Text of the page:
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I've recently had a spate of adults (22 y/o+) that have either a) never had childhood ADD/ADHD or b) stopped meds prior to starting college who have presented requesting ADD/ADHD treatment -- usually self diagnosed, new stress at work, feel like they can't focus, have trouble multi-tasking -- some of these are college grads, etc. or are now faced with office paperwork after a promotion and are struggling ---

2 recent cases have prompted this thread --

Had a young male that had moved from another state and wanted to establish care -- knew medications, doses, etc. -- went ahead and filled the script, and requested records; don't see the patient for about 2 months (given 30 day supply) -- shows up 2 months after first visit requesting 90 day supply citing copay costs, etc. -- Do a drug screen and refill one month (new to my practice, etc.), refer to psych -- drug screen returns a few days later positive for cannabis (illegal in my state) -- patient returns in one month, didn't follow up with psych, tell them I'm not writing until I get a negative UDS (we drew one that day) -- patient gets a little ugly telling me I'm interfering with his life, he's just trying to do right, etc. --- UDS drawn that day comes back positive -- discharge the patient from my practice -- likely seeking behavior.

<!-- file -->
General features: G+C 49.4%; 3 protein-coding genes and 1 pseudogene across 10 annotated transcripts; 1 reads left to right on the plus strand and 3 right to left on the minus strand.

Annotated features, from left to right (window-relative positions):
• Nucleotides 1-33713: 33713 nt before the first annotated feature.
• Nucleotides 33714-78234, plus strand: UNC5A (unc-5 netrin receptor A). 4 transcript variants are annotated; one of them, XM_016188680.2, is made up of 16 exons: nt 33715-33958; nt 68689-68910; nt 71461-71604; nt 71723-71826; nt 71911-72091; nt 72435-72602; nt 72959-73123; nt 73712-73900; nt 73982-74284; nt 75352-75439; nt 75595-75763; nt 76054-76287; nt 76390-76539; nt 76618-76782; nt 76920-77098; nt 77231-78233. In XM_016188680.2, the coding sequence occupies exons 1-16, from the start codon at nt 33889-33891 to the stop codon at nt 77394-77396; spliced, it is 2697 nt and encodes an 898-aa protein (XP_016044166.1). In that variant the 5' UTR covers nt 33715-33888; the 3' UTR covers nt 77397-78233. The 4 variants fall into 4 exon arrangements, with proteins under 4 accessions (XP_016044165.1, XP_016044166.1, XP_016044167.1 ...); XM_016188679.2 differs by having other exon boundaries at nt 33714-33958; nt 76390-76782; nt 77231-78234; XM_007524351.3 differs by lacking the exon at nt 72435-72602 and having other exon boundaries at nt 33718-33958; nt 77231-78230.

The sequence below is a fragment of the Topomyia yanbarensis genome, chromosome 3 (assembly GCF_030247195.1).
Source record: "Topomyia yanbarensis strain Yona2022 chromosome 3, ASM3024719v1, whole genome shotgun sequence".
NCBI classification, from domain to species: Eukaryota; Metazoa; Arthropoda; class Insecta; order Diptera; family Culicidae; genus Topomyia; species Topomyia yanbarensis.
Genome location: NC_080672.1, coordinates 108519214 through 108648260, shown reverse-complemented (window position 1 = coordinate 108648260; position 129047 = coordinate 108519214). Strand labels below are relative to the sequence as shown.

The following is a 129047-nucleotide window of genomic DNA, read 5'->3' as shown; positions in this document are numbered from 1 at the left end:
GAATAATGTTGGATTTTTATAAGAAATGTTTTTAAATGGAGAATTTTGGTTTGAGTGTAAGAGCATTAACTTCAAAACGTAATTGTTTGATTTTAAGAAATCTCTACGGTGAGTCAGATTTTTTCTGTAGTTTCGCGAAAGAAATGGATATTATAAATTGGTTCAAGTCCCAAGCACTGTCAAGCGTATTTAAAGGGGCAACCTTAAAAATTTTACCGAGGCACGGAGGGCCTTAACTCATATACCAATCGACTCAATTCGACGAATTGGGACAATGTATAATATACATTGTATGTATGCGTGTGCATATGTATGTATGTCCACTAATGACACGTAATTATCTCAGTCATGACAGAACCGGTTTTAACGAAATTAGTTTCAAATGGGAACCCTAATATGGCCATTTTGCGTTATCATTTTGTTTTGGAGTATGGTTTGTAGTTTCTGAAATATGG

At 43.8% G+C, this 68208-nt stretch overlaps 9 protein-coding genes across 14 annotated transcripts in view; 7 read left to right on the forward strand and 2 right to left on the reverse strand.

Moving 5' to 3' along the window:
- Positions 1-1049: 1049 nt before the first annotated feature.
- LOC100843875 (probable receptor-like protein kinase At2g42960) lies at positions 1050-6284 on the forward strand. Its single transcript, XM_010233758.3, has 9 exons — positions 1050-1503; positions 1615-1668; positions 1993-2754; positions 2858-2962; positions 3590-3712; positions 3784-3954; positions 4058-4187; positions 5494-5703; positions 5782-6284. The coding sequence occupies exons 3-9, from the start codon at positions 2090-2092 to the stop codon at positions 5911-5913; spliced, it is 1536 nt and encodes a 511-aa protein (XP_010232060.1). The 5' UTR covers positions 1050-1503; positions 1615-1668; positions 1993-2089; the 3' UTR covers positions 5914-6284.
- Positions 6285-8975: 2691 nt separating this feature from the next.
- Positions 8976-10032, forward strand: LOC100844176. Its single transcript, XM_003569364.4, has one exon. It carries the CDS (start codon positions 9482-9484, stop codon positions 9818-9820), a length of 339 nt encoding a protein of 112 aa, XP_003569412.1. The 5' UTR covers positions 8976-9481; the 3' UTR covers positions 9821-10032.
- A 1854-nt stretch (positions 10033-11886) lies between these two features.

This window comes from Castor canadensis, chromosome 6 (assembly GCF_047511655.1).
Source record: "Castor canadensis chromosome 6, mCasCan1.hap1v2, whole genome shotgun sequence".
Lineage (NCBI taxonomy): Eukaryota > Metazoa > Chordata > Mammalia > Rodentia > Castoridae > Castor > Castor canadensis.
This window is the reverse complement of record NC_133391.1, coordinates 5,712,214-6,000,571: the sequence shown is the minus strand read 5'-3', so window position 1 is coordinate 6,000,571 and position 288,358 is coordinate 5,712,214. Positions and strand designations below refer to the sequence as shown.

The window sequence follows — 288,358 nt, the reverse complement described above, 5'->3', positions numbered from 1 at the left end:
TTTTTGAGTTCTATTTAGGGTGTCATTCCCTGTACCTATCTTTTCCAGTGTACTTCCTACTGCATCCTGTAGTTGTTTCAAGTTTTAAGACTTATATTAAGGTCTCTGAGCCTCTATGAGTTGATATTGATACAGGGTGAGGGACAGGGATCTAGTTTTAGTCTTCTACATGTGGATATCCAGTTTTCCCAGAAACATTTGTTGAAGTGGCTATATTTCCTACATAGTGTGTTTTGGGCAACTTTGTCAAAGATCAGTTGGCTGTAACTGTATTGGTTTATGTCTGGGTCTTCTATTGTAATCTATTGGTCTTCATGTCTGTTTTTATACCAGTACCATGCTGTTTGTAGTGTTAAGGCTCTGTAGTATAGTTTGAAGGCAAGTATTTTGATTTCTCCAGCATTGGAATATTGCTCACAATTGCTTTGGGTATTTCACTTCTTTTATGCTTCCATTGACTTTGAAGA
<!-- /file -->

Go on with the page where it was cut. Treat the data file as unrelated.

Another case -- young male who stated he was on meds as a kid, no knowledge of med/dose -- start low dose Adderall after appropriate screening and draw UDS at first visit --- UDS is positive, patient comes back 6 weeks after initial visit -- states he was out of town x 2 weeks -- again, getting another UDS -- will refill based on outcome of UDS ---

Also had a female who self dx'd with ADD, tried a friends medication which "helped a lot", wanted meds that day -- told her that since she had 1) finished college with no problems 2) was not sleeping well 3) had just been promoted with more responsibilities and taskings, this was likely not ADHD and I would refer her to psych for further eval just to be sure, hence I was not going to prescribe -- she became a bit hostile and told me that she wanted a prescription-- told her I understood, but she was being referred to psych -- not a happy camper.

There's a part of me that doesn't even want to handle this and just send adult ADHD to psych for eval and initiation of treatment -- I'll handle them after that --- but then it's really not too hard.

I've had some conversations get ugly, had a few belligerent patients, etc. Being an employed physician, I'm always cognizant of how the partners are going to react if I wind up dismissing too many patients or get patient complaints.

How does everyone else handle this type of stuff?
I work at a community health center - several physicians (peds, FM/IM, OB, dental).